Before 1853, individual seamen (called ratings) were not mentioned in navy records other than musters, description books, or pay lists unless they deserted, misbehaved, or earned a medal.
Individual military units (regiments for the army, ships for the navy) kept records on their own personnel.
Twentieth Century Records
Post-1913 army records are at the following address:
Army Records Centre
Hayes, Middlesex UB3 1RF
Irish soldiers killed in World War I are listed in:
Irish National War Memorial Committee. Ireland's Memorial Records, 1914-1918. 8 vols. Dublin, Ireland: Maunsel and Roberts, 1923. (Family History Library film 1279333 items 5-12.)
For more information on twentieth-century army records, see:
Holding, Norman H. World War I Army Ancestry. 2d ed. Birmingham, England: Federation of Family History Societies, 1991. (Family History Library book Ref 942 M2hoL 1991.)
Holding, Norman H. More Sources of World War I Ancestry. 2d ed. Birmingham, England: Federation of Family History Societies, 1991. (Family History Library book Ref 942 M24hn 1991.)
Post-1913 navy records are at the following address:
Ministry of Defense
Main Building, Whitehall SW1A 2HB
Types of Military Records
Before you can use navy records or pre-1872 army records, you must determine the specific ship or regiment in which your ancestor served. "Strategies for Using Army and Navy Records" below will help you accomplish that. Once you know your ancestor's ship or regiment, several types of military records may help you learn about your ancestor's age, birthplace, and military career. A few of these record types are described below. Others are described in the England Military Records Wiki article. As you search these records, be cautious in accepting the accuracy of the information you find. To enlist, underage boys may have lied about their name, age, and sometimes birthplace.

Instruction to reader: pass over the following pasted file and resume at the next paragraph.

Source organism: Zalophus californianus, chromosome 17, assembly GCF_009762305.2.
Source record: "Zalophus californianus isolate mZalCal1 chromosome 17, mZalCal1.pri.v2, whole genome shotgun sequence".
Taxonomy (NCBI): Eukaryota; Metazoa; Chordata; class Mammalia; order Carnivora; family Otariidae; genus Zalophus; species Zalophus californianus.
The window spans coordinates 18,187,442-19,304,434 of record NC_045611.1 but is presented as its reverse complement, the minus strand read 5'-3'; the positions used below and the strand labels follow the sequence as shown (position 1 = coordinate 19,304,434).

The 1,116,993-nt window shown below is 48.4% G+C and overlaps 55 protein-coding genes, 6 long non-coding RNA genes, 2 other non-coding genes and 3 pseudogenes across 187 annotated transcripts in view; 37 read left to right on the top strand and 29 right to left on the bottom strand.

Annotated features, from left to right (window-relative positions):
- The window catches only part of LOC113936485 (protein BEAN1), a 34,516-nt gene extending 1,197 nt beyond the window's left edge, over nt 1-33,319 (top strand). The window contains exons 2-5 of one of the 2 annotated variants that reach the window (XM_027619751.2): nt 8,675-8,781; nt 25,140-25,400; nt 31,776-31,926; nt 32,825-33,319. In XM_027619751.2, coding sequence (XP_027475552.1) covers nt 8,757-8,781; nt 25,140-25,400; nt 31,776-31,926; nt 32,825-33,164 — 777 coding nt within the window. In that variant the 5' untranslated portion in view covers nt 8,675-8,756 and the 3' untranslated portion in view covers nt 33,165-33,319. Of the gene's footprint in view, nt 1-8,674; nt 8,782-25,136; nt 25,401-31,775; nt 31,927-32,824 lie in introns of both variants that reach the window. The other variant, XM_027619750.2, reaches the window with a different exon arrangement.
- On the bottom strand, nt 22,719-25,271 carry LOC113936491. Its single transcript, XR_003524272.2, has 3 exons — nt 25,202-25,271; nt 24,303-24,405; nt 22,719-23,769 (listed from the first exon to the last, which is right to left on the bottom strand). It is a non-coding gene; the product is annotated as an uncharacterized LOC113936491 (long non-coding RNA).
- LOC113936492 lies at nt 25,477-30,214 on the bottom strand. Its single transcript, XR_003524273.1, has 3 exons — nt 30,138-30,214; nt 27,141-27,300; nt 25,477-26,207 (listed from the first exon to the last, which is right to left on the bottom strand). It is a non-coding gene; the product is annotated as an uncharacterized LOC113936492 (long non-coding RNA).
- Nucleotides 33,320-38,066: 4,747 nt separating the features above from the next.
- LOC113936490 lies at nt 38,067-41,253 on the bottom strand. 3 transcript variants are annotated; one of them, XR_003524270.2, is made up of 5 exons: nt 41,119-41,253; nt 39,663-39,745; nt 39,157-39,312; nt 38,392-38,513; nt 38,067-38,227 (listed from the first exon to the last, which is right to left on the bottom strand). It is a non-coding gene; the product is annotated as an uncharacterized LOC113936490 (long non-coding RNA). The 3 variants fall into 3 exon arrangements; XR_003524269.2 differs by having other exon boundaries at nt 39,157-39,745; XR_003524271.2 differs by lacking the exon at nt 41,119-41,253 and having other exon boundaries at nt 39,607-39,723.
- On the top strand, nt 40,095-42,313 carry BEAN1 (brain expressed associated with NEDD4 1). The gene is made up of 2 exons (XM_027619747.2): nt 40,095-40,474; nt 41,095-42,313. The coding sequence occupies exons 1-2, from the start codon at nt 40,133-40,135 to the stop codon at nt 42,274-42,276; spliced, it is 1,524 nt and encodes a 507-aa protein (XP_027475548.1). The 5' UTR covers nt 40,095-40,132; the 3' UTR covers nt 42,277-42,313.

Muster Rolls. Muster rolls usually list individuals assigned to a ship or regiment on a given day, their ages (on joining), the date and place they joined, and possibly other information, such as their birthplaces (in sea musters since 1770) and dependents (in later army musters). Army musters exist for the years 1760-1878, navy musters for 1667-1878. Musters are held at the Public Record Office, Kew at http://www.nationalarchives.gov.uk/default.htm.
Chaplain's Returns and Regimental Registers. Chaplain's returns (1760-1971) list the baptisms, marriages, and burials of soldiers and their family members performed abroad by military chaplains. Regimental registers (1790-1924) contain birth, marriage, and death records by regiment for families of officers and enlisted men. Birth and baptism records are indexed. Chaplain's returns and regimental registers are available only by correspondence with the General Register Office.
'Lists of Officers. Published annually, lists of officers provide an officer's name, rank, regiment or ship, and date of commission. For the army, the published version of these records is:'
The published list of naval officers is:
Great Britain, Admirality. Navy List. London, England: various publishers. 1814-. (Family History Librarybook 942 M25gba; film 918928-41 and 990323-26.) The fully indexed Navy List names all commissioned officers, including masters, pursers, surgeons, chaplains, yard officers, coast guardsmen, and reservists who have served in the navy from 1814 to the present.